How to condition your flowers for arranging at home
If you have ever attended a flower arranging class, or watched a florist at work, then you may have come across a process called ‘conditioning’. This describes the steps that are taken to ensure your flowers not only look their absolute best, but ensure that they will last as long as possible. Depending on the flower, it will involve different processes, but there are some general steps that you can take for all flowers and foliage you will use.
- Let your flowers rest. Once you get them home, place them directly into room temperature water, out of direct sunlight for a few hours. This will help them to recover after their journey back to your home.
- Once rested, tidy up your stems. Remove any leaves from the stem that will sit below the water line. This will not only make it easier to arrange your flowers later on, it will also stop any plant matter rotting into the water and causing your flowers to go over prematurely.
- Whilst doing this process, you can also break up stems that have multiple branches. This will make your flowers go much further and allow you to create a much more delicate and textured flower arrangement.
- Recut the end of your stem. This will refresh the part of the flower that drinks up the water (the xylem if you want the scientific term for it). Cut around 1cm off using a sharp, clean pair of scissors or a knife, and cut at a 45 degree angle to increase the drinking surface area. For woody stems, like hydrangea, you can also cut up into the stem to help them drink up even more. Place into fresh, cool (but not freezing) water and keep out of direct sunlight. We recommend recutting your stems every couple of days once you’ve put your arrangement together.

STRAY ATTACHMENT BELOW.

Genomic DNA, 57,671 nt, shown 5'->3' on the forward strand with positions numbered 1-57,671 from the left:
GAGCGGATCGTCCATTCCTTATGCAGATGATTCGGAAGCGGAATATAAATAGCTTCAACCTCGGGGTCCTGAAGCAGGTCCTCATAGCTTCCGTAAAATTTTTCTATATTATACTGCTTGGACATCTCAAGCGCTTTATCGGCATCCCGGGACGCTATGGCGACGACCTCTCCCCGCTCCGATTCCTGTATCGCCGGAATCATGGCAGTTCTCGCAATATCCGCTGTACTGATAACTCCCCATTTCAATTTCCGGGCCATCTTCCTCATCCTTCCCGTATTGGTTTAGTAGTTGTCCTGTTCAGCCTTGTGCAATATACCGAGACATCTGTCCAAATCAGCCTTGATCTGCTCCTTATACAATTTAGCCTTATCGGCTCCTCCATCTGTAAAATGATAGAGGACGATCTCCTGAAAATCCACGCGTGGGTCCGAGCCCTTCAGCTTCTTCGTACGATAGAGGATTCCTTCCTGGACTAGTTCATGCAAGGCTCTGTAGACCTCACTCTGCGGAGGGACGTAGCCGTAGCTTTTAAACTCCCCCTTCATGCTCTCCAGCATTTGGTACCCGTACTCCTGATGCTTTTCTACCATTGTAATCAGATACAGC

- Keep your water fresh! If you’re not creating your arrangement straight away, be sure to change your water at least once a day, and once you have put it together top up the water regularly, and change it completely if it changes colour or goes cloudy.
Every single stem you buy from a florist will have undergone these processes (and in some case even more!) but it never hurts to go over your stems again.
Grace & Thorn for NUDE